Jasmine Choi Masterclass at the Manhattan School of Music, March 28th 2019[Editor’s note: Most Flute Journal readers will be aware of Korean flutist Jasmine Choi whose performances and recordings have been charming and thrilling audiences world-wide since she burst on the scene in 2008. She is currently embarked on an extensive tour during which we will catching up with her for an interview. Watch this space for that to appear.
In the meantime, Jasmine came to the Manhattan School of Music March 28th to give a masterclass, Two MSM flute students attended the class and prepared the following report.]
Jasmine Choi led a thrilling masterclass at Mikowsky Hall of the Manhattan School of Music in New York City on March 28th, 2019. The performers in this masterclass were Michelle Pokley, Melissa Aleles and Lauren Scanio, performing excerpts from the Otaka Flute Concerto, the Uebayashi Flute Sonata, and the
Fauré Violin Sonata in A Major transcription. The class was introduced by Linda Chesis, Professor of Flute and Chair of the Woodwind Department at the Manhattan School of Music, who expressed how excited we all were to have her as a guest artist. The audience was filled by Manhattan School of Music students from a variety of instrumental departments, and was also accompanied by a generous presence of flutists from all over the New York City community. This review and accompanying photographs were taken by Francesca Leo and Megan Trach, members of Linda Chesis’s flute studio at the Manhattan School of Music. MSM brings in a wide assortment of internationally renowned soloists, pedagogues, and orchestral musicians each year, and Jasmine Choi was no exception to this level of prestige. Prior to Jasmine, this year’s guest artist roster at MSM has included Sir James Galway, Karl-Heinz Schutz and Gergely Ittzes.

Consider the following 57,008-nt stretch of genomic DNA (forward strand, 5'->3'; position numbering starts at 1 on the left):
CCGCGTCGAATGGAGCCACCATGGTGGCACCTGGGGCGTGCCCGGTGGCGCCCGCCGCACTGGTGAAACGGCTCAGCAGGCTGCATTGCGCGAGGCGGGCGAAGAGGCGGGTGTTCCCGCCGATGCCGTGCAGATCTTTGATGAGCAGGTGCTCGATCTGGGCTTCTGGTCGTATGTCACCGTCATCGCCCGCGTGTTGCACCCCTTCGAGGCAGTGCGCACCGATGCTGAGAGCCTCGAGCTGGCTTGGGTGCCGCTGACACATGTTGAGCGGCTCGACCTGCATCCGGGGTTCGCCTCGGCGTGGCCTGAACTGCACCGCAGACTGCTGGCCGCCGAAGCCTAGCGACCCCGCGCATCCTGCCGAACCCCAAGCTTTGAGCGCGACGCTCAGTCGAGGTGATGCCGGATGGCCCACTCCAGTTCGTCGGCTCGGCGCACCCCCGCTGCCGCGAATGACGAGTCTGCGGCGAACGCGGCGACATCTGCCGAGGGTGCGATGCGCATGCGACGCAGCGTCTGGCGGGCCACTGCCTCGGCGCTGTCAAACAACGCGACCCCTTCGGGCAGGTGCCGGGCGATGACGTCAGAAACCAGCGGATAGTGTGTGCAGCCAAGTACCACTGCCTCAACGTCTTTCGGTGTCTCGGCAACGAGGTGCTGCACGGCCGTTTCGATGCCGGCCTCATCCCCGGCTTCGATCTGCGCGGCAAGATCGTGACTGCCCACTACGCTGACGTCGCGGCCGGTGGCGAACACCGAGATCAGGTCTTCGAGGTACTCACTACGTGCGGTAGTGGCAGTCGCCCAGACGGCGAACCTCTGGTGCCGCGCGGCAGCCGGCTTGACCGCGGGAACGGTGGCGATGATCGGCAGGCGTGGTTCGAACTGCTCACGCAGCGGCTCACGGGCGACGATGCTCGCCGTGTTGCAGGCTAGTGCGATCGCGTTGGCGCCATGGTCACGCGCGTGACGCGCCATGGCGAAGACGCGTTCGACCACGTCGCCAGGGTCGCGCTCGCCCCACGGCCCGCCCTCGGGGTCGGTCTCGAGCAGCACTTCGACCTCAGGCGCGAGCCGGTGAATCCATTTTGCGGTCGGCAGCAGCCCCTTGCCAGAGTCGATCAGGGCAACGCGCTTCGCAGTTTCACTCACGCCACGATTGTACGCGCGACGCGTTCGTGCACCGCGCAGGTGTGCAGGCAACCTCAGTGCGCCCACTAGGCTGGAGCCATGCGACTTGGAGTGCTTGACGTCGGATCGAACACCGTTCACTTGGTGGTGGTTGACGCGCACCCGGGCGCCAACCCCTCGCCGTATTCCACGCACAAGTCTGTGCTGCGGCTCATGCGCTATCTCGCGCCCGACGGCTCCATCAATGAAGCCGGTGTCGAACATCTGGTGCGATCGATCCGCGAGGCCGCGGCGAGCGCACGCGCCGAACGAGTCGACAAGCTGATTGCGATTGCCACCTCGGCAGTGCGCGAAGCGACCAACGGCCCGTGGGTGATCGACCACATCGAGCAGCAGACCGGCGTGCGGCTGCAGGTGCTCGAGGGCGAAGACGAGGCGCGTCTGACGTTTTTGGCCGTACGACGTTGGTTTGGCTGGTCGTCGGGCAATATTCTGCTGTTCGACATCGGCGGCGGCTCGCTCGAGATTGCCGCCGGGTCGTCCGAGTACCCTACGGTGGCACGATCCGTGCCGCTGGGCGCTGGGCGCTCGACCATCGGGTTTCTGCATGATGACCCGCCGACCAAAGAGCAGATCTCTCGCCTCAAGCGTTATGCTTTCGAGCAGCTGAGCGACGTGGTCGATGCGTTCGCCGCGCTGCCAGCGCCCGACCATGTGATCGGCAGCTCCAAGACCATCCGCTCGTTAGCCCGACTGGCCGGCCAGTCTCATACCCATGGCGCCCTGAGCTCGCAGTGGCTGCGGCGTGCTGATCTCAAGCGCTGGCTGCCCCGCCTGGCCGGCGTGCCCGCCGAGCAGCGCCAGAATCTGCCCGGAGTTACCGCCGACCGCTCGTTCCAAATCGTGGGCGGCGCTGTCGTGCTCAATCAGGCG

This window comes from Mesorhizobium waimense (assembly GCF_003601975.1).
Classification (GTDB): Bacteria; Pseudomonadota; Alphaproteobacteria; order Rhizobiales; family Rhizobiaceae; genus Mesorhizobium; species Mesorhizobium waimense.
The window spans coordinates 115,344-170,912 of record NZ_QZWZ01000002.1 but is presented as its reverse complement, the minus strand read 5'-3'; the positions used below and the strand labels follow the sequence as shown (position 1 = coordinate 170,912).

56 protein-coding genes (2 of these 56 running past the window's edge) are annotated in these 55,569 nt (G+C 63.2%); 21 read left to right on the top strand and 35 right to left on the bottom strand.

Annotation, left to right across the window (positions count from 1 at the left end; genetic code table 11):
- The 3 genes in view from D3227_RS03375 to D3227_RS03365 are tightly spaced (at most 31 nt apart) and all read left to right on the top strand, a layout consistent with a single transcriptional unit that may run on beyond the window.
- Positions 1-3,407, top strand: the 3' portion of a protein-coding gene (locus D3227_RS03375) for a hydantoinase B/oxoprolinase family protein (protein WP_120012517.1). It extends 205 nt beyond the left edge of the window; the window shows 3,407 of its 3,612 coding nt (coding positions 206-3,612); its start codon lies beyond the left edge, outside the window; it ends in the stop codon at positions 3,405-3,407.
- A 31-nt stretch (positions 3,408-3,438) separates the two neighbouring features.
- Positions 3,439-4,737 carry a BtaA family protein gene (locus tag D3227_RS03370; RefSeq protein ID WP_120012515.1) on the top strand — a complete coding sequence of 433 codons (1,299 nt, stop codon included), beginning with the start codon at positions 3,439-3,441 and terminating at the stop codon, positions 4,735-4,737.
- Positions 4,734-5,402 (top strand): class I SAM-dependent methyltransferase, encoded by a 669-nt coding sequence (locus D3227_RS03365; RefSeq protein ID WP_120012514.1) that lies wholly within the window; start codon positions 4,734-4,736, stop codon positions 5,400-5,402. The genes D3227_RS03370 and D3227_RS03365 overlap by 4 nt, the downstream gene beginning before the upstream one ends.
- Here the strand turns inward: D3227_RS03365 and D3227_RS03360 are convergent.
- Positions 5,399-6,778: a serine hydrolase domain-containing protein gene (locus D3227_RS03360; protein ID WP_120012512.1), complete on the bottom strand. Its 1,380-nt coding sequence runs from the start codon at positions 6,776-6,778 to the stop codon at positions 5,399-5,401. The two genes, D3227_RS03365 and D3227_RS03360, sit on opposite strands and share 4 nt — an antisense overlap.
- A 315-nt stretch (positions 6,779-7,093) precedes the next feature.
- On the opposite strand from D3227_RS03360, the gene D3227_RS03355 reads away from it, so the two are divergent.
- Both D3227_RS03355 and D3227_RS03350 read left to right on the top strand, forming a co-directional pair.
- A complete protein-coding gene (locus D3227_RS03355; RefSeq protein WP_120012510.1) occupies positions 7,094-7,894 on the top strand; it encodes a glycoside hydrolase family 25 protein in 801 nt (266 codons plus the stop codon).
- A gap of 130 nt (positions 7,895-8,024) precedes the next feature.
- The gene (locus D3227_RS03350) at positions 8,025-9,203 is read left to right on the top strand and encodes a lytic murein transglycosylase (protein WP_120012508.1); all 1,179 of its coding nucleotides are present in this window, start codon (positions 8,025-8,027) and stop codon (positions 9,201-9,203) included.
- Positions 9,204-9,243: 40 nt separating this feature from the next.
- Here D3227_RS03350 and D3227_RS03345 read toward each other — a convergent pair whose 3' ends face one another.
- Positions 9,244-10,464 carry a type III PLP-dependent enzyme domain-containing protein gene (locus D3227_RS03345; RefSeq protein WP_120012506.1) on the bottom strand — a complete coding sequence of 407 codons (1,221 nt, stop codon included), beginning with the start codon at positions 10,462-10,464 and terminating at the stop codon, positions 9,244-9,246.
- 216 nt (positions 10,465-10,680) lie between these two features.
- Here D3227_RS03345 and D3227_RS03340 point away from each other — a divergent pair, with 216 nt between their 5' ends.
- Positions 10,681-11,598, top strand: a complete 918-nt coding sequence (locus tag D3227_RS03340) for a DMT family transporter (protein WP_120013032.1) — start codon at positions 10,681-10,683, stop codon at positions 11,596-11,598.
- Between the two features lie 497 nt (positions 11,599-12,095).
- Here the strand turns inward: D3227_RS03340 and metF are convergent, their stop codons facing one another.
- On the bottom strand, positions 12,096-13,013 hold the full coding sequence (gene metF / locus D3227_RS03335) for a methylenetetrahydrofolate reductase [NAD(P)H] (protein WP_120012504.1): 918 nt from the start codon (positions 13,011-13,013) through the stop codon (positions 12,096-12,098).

One of the first things that Jasmine mentioned before she began the class was that she wanted to create an interactive and friendly learning environment for all participants, and that she encouraged audience members to ask questions throughout. This statement spoke volumes about her humble and genuine character and her deep love of music as a shared bond between musicians. Some of the most interesting parts of the class included her discussions about her approach on vibrato, articulation, and stage presence. Ms. Choi believes that flutists should be able to demonstrate a wide range of depths and speeds of vibrato throughout their playing, and that the vibrato should always vary, based on the style of the repertoire. She also advised us that often flutists are the only ones holding themselves back, as we are the only ones who can create tension in our playing and also the only ones that hold the key to making it disappear. This can lead to our vibrato cutting into our sound if we do not know how to manage it properly. She advised us to practice vibrato very slowly, beginning on a middle A and first producing 4 circles of vibrato within one beat, then three, and then slowly decreasing until you are only producing one “circle” per beat. Supporting the vibrato when it is much slower is also essential, and we are also training ourselves how to become better masters of our air by doing these exercises.